ENUMCLAW, Wash. -- Washington's Department of Agriculture said Wednesday it is investigating claims an Enumclaw pig farmer has illegally disposed of dead animals on his land, leaving "piles" of carcasses unburied and close to nearby ditches.
King County's Department of Permitting and Environmental Review also said it has observed "sufficient junk and debris" to begin a code enforcement process on Horton Farm, which is owned by Wayne Horton.
Complaints, which date back to at least 2011, revolve around towers of pallets and other materials bunched around the main building at the farm and the disposal of animals.
Neighbors, who did not want to be identified, wrote to county officials more than a dozen dead pigs and other animals were putting material into the groundwater, violating state law.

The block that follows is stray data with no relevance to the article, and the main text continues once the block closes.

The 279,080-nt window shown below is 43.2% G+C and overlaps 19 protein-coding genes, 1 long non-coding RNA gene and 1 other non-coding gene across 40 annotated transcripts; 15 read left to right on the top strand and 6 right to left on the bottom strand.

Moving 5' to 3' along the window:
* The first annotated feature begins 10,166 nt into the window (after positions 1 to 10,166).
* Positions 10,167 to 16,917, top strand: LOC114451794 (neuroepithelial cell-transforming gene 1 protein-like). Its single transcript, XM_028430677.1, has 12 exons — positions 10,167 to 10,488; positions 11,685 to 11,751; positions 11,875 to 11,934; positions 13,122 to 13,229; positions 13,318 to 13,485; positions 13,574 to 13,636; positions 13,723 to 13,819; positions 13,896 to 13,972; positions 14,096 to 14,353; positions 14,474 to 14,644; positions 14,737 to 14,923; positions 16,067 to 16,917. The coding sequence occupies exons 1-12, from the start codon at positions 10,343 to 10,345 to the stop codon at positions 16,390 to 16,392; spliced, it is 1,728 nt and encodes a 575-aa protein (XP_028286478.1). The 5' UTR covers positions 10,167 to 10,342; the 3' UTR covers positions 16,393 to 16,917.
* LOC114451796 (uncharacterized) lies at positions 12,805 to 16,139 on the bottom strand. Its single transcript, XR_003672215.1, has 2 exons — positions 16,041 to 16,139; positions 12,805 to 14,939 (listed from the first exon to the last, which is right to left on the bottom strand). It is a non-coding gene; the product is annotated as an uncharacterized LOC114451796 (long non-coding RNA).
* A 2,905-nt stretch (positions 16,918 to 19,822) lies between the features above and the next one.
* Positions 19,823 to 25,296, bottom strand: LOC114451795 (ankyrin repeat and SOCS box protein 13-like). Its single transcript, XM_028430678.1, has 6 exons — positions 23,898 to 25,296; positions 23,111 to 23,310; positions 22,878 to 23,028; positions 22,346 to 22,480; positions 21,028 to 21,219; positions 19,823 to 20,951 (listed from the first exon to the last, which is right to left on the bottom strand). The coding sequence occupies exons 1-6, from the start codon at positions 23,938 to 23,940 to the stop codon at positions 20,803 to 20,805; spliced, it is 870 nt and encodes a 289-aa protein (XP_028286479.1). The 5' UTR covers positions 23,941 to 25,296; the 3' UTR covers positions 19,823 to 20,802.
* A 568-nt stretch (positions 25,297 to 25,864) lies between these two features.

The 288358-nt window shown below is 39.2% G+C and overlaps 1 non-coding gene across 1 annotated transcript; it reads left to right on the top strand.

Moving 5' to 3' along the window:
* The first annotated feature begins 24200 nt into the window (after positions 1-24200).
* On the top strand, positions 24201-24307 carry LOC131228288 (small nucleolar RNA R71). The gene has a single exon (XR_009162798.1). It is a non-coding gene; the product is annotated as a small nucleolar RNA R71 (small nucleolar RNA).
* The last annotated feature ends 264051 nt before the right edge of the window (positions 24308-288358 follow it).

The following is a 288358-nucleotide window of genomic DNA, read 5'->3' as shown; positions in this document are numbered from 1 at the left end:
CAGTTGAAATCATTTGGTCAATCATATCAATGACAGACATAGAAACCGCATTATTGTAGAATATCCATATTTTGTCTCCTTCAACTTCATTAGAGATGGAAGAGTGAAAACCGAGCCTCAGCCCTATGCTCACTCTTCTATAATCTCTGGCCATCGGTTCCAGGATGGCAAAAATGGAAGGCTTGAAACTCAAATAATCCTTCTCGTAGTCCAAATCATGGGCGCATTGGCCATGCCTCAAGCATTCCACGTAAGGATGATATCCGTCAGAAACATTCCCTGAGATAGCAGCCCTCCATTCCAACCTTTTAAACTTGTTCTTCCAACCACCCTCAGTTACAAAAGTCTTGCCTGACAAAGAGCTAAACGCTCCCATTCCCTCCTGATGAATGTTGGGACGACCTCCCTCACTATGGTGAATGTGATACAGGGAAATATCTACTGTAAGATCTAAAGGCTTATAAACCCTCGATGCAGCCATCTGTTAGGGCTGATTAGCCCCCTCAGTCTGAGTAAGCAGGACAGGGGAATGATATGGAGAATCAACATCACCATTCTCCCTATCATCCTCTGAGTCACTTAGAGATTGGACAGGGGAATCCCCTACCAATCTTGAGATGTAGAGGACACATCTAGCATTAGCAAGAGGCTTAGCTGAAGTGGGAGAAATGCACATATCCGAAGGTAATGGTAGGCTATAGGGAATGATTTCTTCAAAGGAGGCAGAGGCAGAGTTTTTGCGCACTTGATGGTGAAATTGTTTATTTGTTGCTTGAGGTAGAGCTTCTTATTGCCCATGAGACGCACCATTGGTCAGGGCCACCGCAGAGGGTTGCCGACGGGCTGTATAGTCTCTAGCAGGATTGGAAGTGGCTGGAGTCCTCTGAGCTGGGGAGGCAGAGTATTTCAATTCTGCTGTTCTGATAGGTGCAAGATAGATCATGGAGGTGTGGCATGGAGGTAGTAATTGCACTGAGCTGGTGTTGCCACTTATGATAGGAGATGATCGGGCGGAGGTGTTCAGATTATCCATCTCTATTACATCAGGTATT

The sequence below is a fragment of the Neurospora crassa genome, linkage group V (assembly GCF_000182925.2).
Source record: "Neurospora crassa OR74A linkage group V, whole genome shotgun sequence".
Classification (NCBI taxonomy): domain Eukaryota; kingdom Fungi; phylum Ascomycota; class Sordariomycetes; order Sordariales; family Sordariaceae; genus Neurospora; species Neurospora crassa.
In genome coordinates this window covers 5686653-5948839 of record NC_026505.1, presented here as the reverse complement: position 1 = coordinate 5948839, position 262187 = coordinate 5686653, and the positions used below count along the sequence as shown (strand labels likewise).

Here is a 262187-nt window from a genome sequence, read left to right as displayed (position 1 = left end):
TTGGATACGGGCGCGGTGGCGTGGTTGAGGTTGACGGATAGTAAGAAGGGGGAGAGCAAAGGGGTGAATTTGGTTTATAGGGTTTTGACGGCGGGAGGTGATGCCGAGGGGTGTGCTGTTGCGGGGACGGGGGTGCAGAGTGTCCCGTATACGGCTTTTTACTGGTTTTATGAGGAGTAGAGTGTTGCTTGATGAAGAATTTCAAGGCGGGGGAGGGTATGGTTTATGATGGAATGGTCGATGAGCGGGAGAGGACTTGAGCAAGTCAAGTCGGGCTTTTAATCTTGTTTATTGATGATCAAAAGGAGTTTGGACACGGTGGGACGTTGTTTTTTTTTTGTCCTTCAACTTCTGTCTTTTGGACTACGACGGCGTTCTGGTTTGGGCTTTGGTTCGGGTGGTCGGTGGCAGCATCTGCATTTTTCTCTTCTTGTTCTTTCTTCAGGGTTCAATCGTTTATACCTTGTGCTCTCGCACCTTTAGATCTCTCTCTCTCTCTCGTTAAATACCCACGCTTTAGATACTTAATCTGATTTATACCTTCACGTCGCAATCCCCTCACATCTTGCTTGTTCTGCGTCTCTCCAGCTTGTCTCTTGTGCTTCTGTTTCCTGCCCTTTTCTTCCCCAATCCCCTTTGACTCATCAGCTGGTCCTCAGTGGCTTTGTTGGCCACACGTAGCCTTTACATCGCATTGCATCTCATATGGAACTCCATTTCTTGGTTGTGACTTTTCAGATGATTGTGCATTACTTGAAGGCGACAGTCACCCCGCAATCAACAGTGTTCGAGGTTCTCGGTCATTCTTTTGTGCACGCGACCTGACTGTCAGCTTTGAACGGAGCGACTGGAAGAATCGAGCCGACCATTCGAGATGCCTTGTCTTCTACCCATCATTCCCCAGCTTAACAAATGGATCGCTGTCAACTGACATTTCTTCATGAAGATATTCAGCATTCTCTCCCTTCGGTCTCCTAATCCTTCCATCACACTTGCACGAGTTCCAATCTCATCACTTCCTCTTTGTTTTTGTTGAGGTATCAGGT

A county solid waste investigator reported last month spotting "two piles of dead animals" mostly covered with soil.
Dumping deceased farm animals on farm property is not unusual, state agriculture officials said, but rules involving how deep they should be buried and where they can be dumped are clear.
In a phone interview, Horton indicated he has done nothing wrong, and the animal piles stem from recent cold snaps.
"I had a bunch of pigs that piled onto each other and suffocated the bottom ones," said Horton, "The water table here is close. Unless you dig a deep hole for animals quickly with no water, they float. "I'm not a slacker," he continued, "The area where I dump animals usually has eagles and coyotes. This year, they're gone."
Horton said his neighbors are unfairly targeting him. He also acknowledged the junk on his property, and said he was hiring staff to help clean it up.
A spokesperson for the Washington Dept. of Agriculture said it was still investigating the complaint.